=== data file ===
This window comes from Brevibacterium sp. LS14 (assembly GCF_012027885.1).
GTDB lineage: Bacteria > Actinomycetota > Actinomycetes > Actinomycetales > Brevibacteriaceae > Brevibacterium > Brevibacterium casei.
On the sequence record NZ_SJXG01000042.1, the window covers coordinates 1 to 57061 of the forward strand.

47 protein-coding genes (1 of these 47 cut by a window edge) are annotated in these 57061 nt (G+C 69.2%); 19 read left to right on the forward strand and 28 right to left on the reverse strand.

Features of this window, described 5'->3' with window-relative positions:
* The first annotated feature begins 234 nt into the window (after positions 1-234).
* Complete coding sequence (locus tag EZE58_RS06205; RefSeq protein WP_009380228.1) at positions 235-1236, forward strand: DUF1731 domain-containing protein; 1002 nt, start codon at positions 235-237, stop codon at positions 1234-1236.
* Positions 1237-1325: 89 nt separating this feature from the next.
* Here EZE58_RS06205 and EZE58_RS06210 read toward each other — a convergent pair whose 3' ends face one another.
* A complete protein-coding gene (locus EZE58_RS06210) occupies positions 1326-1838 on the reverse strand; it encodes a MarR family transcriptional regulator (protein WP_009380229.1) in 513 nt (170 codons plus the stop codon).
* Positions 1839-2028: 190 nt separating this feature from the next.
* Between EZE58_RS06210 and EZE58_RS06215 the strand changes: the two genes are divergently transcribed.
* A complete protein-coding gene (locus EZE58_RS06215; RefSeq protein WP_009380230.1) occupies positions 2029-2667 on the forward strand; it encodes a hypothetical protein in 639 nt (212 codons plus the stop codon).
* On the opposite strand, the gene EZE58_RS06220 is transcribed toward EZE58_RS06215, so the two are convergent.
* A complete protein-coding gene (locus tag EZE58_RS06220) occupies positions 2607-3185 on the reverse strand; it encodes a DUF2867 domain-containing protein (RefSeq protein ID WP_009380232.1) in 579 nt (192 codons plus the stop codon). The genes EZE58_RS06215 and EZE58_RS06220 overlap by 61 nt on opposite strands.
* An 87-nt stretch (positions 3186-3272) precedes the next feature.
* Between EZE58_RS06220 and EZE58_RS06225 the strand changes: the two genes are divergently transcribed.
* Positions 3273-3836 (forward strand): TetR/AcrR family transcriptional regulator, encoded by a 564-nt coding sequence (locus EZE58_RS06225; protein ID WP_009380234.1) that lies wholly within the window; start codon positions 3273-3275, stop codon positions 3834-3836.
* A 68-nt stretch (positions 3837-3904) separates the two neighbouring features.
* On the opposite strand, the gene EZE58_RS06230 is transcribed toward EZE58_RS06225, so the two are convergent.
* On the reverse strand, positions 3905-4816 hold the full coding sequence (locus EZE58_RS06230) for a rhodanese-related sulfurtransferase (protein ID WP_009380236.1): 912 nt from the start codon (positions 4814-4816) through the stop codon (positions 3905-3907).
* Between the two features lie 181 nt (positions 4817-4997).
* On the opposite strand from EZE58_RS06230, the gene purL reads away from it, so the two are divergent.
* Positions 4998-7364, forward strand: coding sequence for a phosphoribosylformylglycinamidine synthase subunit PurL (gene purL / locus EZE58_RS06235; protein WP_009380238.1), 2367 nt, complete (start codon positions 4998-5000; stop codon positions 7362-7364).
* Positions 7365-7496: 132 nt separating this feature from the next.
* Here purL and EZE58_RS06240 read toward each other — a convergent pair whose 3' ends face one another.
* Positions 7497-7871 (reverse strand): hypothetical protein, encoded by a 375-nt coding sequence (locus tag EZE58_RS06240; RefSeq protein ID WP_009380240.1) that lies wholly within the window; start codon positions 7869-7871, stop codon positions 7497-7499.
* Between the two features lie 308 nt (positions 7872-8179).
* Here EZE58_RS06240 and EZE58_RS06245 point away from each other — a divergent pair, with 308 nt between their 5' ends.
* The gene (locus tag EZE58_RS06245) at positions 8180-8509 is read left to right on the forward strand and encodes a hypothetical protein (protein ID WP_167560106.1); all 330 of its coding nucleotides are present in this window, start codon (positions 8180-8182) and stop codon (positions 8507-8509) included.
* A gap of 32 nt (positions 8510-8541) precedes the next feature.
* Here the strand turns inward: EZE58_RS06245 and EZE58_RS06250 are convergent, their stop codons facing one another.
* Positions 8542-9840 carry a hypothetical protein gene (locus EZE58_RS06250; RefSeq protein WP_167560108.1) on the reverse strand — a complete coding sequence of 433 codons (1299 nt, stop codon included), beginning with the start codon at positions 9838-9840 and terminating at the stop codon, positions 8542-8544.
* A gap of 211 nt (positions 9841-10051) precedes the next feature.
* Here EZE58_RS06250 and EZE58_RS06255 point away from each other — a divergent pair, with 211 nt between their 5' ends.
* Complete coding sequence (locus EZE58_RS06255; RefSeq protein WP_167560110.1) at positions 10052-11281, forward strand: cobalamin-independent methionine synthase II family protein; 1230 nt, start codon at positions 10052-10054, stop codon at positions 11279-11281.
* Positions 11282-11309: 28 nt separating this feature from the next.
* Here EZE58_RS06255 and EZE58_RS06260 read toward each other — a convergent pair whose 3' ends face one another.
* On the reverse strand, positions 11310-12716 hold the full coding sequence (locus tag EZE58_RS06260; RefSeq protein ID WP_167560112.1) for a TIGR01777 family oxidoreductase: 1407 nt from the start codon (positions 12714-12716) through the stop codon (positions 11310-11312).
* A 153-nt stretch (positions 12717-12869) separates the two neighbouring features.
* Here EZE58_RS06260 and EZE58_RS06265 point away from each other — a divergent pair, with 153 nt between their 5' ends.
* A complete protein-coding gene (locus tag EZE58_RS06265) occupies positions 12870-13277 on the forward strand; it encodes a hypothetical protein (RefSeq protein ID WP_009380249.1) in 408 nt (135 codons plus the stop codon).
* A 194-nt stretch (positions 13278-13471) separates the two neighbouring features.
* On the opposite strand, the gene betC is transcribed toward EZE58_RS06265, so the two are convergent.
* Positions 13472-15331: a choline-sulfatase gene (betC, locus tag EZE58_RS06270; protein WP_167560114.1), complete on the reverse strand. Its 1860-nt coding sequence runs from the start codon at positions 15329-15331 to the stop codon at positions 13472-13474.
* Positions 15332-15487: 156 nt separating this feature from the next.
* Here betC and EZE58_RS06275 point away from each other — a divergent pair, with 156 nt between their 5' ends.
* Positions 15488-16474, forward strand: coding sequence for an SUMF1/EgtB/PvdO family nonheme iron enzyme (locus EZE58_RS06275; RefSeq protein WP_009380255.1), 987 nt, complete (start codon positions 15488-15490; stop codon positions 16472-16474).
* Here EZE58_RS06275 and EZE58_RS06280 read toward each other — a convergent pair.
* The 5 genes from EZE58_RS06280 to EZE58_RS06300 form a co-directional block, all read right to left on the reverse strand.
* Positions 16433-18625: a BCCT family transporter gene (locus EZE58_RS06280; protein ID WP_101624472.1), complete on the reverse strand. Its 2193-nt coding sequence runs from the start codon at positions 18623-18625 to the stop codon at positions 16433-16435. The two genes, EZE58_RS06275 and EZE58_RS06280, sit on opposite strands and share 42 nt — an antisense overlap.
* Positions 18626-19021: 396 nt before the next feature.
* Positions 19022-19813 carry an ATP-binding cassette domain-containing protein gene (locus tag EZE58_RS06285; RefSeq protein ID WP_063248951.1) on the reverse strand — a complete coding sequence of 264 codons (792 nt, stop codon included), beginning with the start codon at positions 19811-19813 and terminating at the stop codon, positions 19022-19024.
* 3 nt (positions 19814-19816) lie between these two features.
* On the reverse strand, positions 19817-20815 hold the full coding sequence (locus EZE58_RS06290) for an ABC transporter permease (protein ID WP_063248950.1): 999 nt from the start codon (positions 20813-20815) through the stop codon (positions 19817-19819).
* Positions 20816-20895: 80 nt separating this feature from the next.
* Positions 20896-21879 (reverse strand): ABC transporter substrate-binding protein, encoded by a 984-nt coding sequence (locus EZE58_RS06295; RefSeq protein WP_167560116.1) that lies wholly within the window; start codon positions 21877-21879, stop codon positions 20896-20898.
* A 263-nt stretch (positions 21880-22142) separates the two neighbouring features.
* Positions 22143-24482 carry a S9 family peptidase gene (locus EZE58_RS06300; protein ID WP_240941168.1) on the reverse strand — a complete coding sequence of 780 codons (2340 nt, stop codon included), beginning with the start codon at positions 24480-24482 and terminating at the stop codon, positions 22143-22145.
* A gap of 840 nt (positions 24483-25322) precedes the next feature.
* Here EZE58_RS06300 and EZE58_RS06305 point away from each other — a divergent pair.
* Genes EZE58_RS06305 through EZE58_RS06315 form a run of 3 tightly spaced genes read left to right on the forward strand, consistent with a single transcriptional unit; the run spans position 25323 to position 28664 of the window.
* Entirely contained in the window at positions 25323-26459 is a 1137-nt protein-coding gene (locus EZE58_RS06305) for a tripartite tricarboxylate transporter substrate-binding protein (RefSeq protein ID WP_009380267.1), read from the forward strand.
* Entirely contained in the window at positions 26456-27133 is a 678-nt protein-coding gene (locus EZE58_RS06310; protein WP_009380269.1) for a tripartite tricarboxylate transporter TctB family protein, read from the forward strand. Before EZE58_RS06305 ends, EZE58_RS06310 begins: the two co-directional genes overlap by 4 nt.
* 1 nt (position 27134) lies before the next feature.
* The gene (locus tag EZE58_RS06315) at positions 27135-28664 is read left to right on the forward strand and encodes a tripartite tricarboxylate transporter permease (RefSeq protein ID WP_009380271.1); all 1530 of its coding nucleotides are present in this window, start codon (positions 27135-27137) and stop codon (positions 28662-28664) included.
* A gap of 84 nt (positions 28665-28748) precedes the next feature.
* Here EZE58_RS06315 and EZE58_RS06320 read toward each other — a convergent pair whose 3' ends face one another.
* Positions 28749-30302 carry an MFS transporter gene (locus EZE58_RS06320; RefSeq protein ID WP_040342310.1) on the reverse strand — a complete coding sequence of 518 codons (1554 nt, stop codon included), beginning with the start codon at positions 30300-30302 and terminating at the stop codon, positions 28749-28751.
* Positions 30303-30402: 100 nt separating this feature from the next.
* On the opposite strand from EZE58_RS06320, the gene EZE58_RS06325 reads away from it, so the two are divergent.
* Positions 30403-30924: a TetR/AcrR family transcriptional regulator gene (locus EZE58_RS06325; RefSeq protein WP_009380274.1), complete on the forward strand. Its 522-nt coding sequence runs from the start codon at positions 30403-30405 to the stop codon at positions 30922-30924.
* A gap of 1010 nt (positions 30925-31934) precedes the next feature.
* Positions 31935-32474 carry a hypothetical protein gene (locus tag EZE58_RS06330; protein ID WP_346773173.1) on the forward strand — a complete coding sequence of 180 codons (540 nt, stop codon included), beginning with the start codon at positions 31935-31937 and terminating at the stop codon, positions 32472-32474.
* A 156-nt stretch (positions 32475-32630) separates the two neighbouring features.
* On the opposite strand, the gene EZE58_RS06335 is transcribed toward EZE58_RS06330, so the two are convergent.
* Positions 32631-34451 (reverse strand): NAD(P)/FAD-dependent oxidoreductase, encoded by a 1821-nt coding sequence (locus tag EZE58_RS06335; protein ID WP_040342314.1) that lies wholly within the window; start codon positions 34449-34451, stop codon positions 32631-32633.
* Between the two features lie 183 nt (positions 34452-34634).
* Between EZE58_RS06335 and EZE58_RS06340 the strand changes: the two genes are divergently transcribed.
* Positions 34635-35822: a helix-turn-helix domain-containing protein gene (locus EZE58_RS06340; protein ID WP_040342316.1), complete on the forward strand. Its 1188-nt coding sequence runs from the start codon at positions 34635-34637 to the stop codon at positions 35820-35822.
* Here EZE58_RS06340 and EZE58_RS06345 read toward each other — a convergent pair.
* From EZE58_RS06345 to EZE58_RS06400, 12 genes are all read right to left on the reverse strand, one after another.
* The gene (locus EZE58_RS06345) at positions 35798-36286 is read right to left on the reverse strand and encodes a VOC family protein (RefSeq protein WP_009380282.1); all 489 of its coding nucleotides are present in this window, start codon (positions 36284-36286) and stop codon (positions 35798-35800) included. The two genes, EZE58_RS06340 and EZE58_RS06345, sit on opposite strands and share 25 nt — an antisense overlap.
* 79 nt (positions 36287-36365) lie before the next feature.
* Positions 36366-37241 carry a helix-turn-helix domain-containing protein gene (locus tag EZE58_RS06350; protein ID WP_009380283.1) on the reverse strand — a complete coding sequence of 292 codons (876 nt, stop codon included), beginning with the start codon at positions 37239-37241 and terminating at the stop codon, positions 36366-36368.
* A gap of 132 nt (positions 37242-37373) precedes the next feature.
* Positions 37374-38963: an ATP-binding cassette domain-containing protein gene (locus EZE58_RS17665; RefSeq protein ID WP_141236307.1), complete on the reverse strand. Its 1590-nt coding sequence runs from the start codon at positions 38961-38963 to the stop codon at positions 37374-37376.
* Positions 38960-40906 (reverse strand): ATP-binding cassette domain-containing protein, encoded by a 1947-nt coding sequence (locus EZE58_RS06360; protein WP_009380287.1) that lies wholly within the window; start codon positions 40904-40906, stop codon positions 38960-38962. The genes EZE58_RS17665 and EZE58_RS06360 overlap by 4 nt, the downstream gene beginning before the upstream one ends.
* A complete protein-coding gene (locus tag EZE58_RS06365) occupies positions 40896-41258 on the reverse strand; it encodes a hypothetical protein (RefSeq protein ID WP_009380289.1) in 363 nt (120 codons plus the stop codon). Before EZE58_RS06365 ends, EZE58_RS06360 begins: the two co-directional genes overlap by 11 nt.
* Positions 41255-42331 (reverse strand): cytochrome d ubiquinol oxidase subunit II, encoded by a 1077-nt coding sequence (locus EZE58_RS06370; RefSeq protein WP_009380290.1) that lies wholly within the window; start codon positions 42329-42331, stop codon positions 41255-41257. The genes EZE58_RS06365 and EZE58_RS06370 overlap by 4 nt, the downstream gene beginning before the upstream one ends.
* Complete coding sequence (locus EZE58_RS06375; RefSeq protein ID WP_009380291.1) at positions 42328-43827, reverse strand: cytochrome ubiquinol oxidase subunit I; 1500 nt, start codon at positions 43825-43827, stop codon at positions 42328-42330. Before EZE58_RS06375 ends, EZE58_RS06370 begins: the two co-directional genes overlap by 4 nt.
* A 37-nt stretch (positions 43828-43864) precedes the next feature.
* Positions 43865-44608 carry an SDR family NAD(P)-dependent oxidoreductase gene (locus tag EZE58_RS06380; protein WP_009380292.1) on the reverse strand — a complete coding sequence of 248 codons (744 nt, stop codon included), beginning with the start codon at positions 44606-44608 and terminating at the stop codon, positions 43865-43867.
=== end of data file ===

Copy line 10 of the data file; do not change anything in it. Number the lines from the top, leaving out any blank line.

* A complete protein-coding gene (locus EZE58_RS06210) occupies positions 1326-1838 on the reverse strand; it encodes a MarR family transcriptional regulator (protein WP_009380229.1) in 513 nt (170 codons plus the stop codon).